And then I put a ROM cartridge into a console’s slot and traveled in time to the retro-pixel world of Eastward. There’s a lot of the 80s’ and 90s’ pop culture with roots in Eastern Asia, a bit of anime (or its Chinese equivalent, donghua) and simplified 8-bit music. That culture and Eastward, created by Shanghai-based developer Pixpil, share their origins. There’s also a tiny bit of The Last Of Us’ flavour deep under the surface. Literally. The story follows Sam, a little girl and John, a digger who live both underground, in a post-apocalyptic mining community and try to exile to the outside world that had been corrupted.

Joel Corelitz walks the same forest of retro game music as former masters.

Pixel art has never lost its fanbase, but it’s become sort of a trend in recent years with games like Children Of Morta, Dead Cells or Final Fantasy Pixel Remaster released a few months ago. For 16bit games lovers it’s like going down the memory lane to the world of mosaic video games built of little squares and simplified sound and, first of all, to their childhood or teenage years.

That’s where Joel Corelitz, Eastward composer, started his work on the score. To capture the retro look, he went for the retro sound. However, as he said in his interview for the game’s publisher Chucklefish, he “wanted to spread those influences around though, because Eastward isn’t just about nostalgia”. So the chiptune jumps in and out and is perfectly stitched up with modern sound like a singular thread in a fabric. It brings the nostalgia’s echo, glimpses of old times but, at the end of the day, Eastward is much more.

There are over 70 tracks on the album. Mostly short, with juicy themes squeezed like an orange. This amount partly comes from Corelitz’s approach to describe individual characters and places with their own tunes. It reminds of him writing additional music for Death Stranding when he and a main composer went to a home improvement store and played on the tools to find an organic yet unique vibe. Different gears and genres, but both then and now have been about creating a functional sound that can be generated by anything, only if it conveys the mood and supports the story. Seems like that’s where chiptune comes from.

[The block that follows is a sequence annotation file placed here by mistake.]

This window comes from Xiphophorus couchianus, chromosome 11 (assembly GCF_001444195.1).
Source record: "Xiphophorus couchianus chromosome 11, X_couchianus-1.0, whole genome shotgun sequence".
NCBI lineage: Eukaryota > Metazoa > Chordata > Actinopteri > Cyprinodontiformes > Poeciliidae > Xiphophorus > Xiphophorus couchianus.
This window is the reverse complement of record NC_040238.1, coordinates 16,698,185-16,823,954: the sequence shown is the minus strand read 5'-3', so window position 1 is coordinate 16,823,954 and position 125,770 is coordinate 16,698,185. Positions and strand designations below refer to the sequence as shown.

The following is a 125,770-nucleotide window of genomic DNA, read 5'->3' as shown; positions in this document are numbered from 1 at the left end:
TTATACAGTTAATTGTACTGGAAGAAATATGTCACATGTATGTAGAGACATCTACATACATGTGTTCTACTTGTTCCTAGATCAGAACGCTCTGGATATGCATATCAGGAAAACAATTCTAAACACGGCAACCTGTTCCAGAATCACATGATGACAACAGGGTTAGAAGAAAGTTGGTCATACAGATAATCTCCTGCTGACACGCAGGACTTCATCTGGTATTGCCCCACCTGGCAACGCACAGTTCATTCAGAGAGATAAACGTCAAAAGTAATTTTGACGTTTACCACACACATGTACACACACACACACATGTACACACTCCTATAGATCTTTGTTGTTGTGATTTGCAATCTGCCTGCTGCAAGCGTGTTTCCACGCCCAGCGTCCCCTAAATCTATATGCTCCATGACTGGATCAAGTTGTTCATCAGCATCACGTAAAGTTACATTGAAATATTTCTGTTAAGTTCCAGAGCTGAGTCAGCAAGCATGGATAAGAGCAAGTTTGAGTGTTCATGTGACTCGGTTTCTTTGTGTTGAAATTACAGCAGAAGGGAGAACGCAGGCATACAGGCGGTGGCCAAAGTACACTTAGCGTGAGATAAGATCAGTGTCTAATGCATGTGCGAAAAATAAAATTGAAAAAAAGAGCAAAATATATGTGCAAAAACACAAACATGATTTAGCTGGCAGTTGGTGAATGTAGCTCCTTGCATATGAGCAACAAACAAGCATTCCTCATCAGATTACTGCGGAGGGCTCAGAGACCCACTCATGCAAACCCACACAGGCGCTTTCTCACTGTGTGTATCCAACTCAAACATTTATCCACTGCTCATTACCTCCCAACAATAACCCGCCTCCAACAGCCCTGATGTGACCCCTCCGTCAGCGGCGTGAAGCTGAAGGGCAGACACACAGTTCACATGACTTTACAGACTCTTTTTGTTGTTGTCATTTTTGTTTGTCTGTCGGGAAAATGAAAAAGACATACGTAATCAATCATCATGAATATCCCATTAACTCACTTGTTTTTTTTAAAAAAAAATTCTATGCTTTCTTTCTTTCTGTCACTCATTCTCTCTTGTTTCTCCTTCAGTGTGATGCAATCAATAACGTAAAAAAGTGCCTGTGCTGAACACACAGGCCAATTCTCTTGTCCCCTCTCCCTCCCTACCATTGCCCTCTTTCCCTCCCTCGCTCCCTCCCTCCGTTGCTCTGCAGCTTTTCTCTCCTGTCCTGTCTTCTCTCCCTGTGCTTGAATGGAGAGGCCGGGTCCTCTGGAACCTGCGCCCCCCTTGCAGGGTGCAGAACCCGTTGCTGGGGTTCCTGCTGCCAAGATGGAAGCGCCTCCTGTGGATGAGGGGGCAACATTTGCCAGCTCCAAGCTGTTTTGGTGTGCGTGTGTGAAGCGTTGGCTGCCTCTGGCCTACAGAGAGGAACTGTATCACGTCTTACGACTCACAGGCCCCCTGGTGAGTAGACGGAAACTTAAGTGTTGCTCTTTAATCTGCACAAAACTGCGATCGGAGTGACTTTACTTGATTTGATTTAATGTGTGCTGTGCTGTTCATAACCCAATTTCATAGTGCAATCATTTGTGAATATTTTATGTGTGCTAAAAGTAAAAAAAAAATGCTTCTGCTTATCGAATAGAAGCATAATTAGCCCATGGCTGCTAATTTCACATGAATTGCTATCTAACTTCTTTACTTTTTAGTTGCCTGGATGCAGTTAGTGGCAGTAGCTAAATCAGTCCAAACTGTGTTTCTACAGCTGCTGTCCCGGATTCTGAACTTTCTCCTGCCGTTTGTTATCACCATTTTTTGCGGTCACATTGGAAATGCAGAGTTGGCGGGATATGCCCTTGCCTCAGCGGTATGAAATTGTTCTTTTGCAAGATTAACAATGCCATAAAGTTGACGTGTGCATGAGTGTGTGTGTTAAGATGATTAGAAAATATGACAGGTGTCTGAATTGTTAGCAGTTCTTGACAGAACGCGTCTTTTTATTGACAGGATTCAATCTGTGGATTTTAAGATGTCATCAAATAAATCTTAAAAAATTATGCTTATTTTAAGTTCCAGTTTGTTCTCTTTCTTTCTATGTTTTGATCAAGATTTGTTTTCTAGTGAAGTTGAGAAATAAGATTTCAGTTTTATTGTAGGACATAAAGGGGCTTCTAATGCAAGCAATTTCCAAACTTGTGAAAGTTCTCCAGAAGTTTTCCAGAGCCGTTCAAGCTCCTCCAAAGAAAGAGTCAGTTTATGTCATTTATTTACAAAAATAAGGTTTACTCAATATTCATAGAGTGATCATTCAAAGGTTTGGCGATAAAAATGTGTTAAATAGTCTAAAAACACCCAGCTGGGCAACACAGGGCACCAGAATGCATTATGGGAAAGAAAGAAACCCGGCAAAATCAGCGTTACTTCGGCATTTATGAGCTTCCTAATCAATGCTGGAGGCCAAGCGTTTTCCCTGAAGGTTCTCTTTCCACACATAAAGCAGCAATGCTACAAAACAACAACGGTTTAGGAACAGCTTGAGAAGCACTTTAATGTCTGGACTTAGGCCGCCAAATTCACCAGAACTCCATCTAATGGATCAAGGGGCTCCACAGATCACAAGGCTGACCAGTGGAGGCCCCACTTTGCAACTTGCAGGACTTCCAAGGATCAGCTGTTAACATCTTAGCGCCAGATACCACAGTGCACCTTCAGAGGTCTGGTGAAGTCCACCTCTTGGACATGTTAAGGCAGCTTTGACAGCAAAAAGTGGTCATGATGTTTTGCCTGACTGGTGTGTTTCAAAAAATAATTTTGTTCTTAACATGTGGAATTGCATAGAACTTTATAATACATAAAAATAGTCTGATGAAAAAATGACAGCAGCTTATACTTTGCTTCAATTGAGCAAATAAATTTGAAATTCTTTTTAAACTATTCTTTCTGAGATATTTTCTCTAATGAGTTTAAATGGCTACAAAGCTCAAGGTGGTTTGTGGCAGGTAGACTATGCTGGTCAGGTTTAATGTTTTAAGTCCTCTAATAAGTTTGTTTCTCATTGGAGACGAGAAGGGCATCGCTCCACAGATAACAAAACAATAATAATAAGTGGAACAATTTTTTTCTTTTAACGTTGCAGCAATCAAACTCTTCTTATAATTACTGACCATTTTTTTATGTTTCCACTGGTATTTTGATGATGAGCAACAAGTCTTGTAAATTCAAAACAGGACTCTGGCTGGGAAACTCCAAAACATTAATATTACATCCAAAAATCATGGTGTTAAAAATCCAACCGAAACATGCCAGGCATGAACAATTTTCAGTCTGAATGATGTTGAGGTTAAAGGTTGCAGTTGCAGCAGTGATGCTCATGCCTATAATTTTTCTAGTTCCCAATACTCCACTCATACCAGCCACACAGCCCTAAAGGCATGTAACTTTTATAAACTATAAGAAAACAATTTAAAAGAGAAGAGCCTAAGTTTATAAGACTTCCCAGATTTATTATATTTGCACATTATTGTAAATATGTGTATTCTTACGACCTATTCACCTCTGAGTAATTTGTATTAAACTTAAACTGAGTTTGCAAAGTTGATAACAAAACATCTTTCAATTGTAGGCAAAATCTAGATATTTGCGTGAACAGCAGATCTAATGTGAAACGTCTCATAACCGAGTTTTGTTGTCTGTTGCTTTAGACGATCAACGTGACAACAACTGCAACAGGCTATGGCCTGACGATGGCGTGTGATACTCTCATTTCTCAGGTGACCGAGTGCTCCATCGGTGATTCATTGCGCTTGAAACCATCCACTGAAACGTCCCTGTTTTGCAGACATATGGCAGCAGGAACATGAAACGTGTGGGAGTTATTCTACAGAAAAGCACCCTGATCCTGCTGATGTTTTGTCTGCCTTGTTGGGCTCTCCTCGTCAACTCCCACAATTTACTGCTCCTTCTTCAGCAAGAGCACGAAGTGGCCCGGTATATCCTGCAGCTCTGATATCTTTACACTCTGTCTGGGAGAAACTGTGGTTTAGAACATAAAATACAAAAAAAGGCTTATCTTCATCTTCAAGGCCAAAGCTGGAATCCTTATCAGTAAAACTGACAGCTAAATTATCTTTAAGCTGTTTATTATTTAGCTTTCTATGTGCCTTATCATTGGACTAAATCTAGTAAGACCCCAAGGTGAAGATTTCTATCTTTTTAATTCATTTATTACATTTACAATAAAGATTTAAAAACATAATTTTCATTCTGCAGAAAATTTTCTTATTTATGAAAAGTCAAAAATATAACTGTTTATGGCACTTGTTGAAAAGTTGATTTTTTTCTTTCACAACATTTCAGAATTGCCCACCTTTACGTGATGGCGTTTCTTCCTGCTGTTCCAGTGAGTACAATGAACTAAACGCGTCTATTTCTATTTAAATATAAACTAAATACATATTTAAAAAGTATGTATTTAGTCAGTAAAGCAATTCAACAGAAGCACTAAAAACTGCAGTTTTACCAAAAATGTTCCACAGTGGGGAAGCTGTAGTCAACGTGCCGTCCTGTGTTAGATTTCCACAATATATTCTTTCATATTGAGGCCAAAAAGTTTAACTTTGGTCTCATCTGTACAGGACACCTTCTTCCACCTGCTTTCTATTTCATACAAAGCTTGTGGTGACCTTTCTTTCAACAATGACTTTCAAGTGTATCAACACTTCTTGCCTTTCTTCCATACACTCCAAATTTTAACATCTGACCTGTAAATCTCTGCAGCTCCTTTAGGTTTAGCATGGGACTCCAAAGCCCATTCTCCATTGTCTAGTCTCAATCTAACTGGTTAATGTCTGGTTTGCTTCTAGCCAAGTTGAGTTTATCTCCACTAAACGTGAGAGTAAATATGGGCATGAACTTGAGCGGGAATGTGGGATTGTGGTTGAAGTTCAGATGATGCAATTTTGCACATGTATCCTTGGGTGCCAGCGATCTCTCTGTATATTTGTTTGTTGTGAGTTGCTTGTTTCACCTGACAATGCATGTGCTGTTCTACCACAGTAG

There are some tunes definitely associated with retro games (like School, Battle or Heretic Frypan). But here comes that other side I mentioned before. While chiptune sounds roughly, greedily and direct still being a little bit thin, there are modern electronic instruments that bring a soft, gentle space of Lo-Fi music (tracks like Tale, Night or enigmatic Relax). Some others are really massive and fresh (Dark, Silent Mist or Legacy). On the other hand, Eastward has a few ’80s funk moments (Johnny’s, Monkollywood or the piano in City Night). Funk is mostly about rythme, so speaking of having fun with rhythms, Corolitz once sails on long passages typical for ambient music, then he goes for dynamic, lively short notes or sets the drums as a driver (Saka No Machi is a good example of playing around with rhythm). He uses different styles and combines them under an old-school music label.

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Among the instruments there’s the electric piano that stands out. It seems like a bridge between the old and the new sound here. It’s retro-melancholic (Greenberg, Confession, Peak), but it’s rounded sound remains contemporary. Especially, when we think about how much modern music’s takes from the 80s now. Once upon a time there were The Legend Of Zelda, Donkey Kong and the whole game music was sprouting. Joel Corelitz walks the same forest of retro game music as former masters and he passes the same trees, but while holding the map from the past in his hands, he treads new paths.

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Maciej Baska

In the games he happens to stand around at a random location only because there is a great music. For over a decade he's composed, written, recorded and mixed.